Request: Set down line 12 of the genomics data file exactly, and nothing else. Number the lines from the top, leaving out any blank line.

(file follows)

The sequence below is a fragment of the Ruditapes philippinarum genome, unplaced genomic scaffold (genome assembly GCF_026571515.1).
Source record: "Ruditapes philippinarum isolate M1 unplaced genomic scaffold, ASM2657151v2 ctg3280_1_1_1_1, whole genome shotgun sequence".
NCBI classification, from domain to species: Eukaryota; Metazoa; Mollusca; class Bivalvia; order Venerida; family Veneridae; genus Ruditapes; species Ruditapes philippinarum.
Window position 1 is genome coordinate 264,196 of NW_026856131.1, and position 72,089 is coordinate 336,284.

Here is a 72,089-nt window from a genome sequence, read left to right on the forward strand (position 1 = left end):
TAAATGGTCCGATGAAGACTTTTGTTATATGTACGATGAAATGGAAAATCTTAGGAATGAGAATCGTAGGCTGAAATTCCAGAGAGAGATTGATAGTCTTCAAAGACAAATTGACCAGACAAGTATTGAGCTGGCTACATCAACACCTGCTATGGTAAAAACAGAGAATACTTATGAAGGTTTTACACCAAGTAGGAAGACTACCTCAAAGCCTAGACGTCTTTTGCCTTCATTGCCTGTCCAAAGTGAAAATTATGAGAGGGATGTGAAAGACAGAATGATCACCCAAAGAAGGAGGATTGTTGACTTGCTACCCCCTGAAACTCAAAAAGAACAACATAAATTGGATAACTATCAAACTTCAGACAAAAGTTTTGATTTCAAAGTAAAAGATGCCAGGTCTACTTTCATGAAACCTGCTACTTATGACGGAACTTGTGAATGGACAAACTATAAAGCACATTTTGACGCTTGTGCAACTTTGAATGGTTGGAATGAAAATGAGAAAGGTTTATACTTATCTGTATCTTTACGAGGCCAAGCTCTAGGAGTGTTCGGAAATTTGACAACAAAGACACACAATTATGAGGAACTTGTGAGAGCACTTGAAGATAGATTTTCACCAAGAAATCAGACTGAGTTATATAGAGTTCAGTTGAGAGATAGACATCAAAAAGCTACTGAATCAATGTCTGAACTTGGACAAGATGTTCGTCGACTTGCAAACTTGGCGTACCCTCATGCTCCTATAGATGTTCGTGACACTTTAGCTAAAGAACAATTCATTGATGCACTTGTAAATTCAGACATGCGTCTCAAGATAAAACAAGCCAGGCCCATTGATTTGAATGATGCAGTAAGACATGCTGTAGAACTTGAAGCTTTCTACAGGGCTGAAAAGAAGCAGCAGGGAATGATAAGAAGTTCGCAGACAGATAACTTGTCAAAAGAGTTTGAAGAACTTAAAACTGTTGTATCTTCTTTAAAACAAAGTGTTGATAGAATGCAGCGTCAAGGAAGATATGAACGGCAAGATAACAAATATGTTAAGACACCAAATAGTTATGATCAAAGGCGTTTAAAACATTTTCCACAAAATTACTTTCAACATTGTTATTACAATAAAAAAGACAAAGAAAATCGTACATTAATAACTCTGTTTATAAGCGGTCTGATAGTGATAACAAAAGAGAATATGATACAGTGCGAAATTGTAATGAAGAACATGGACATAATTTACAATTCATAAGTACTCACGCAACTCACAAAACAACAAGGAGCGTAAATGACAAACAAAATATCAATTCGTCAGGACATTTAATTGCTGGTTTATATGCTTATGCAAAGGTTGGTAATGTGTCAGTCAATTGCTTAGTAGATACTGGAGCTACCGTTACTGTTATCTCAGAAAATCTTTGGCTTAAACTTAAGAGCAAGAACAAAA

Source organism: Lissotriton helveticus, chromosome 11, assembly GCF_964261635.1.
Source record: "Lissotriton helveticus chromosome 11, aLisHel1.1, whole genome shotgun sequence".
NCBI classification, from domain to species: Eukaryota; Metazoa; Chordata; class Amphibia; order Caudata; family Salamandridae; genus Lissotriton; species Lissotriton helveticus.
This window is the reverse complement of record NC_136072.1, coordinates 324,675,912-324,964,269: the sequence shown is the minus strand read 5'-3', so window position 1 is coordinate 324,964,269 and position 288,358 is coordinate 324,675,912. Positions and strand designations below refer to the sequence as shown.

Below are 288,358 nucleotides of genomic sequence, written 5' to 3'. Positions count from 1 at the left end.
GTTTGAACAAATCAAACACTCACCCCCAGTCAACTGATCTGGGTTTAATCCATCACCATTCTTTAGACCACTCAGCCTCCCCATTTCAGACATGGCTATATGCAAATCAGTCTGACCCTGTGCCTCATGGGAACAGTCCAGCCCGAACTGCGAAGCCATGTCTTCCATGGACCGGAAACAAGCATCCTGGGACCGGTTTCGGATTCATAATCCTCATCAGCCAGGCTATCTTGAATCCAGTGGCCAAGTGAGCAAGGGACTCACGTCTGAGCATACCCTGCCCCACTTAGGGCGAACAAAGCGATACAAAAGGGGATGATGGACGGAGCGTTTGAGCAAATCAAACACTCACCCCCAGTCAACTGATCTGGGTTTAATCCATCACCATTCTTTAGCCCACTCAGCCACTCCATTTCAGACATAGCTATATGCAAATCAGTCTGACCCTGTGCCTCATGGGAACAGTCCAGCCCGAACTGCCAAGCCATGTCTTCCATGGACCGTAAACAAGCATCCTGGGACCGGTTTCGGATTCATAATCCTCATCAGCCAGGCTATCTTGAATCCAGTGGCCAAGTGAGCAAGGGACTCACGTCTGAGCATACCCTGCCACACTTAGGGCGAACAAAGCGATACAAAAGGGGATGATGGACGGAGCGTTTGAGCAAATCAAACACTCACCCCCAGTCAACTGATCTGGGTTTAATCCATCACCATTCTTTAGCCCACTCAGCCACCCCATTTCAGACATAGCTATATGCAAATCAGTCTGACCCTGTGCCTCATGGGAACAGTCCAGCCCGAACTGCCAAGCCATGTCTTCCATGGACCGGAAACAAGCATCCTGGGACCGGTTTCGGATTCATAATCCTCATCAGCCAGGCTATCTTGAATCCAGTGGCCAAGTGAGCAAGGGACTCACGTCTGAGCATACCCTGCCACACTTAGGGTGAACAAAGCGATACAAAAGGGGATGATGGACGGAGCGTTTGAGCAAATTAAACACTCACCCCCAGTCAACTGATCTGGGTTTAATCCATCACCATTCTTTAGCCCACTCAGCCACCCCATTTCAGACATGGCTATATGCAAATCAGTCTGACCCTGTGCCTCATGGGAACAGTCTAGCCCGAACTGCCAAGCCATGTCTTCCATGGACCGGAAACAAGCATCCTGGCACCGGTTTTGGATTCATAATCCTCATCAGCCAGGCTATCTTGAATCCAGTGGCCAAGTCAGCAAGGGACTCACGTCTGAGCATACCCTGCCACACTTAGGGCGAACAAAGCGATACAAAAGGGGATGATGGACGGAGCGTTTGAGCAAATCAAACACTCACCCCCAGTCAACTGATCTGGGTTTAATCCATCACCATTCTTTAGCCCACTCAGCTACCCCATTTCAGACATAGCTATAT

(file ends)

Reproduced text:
GTTTGAACAAATCAAACACTCACCCCCAGTCAACTGATCTGGGTTTAATCCATCACCATTCTTTAGACCACTCAGCCTCCCCATTTCAGACATGGCTATATGCAAATCAGTCTGACCCTGTGCCTCATGGGAACAGTCCAGCCCGAACTGCGAAGCCATGTCTTCCATGGACCGGAAACAAGCATCCTGGGACCGGTTTCGGATTCATAATCCTCATCAGCCAGGCTATCTTGAATCCAGTGGCCAAGTGAGCAAGGGACTCACGTCTGAGCATACCCTGCCCCACTTAGGGCGAACAAAGCGATACAAAAGGGGATGATGGACGGAGCGTTTGAGCAAATCAAACACTCACCCCCAGTCAACTGATCTGGGTTTAATCCATCACCATTCTTTAGCCCACTCAGCCACTCCATTTCAGACATAGCTATATGCAAATCAGTCTGACCCTGTGCCTCATGGGAACAGTCCAGCCCGAACTGCCAAGCCATGTCTTCCATGGACCGTAAACAAGCATCCTGGGACCGGTTTCGGATTCATAATCCTCATCAGCCAGGCTATCTTGAATCCAGTGGCCAAGTGAGCAAGGGACTCACGTCTGAGCATACCCTGCCACACTTAGGGCGAACAAAGCGATACAAAAGGGGATGATGGACGGAGCGTTTGAGCAAATCAAACACTCACCCCCAGTCAACTGATCTGGGTTTAATCCATCACCATTCTTTAGCCCACTCAGCCACCCCATTTCAGACATAGCTATATGCAAATCAGTCTGACCCTGTGCCTCATGGGAACAGTCCAGCCCGAACTGCCAAGCCATGTCTTCCATGGACCGGAAACAAGCATCCTGGGACCGGTTTCGGATTCATAATCCTCATCAGCCAGGCTATCTTGAATCCAGTGGCCAAGTGAGCAAGGGACTCACGTCTGAGCATACCCTGCCACACTTAGGGTGAACAAAGCGATACAAAAGGGGATGATGGACGGAGCGTTTGAGCAAATTAAACACTCACCCCCAGTCAACTGATCTGGGTTTAATCCATCACCATTCTTTAGCCCACTCAGCCACCCCATTTCAGACATGGCTATATGCAAATCAGTCTGACCCTGTGCCTCATGGGAACAGTCTAGCCCGAACTGCCAAGCCATGTCTTCCATGGACCGGAAACAAGCATCCTGGCACCGGTTTTGGATTCATAATCCTCATCAGCCAGGCTATCTTGAATCCAGTGGCCAAGTCAGCAAGGGACTCACGTCTGAGCATACCCTGCCACACTTAGGGCGAACAAAGCGATACAAAAGGGGATGATGGACGGAGCGTTTGAGCAAATCAAACACTCACCCCCAGTCAACTGATCTGGGTTTAATCCATCACCATTCTTTAGCCCACTCAGCTACCCCATTTCAGACATAGCTATAT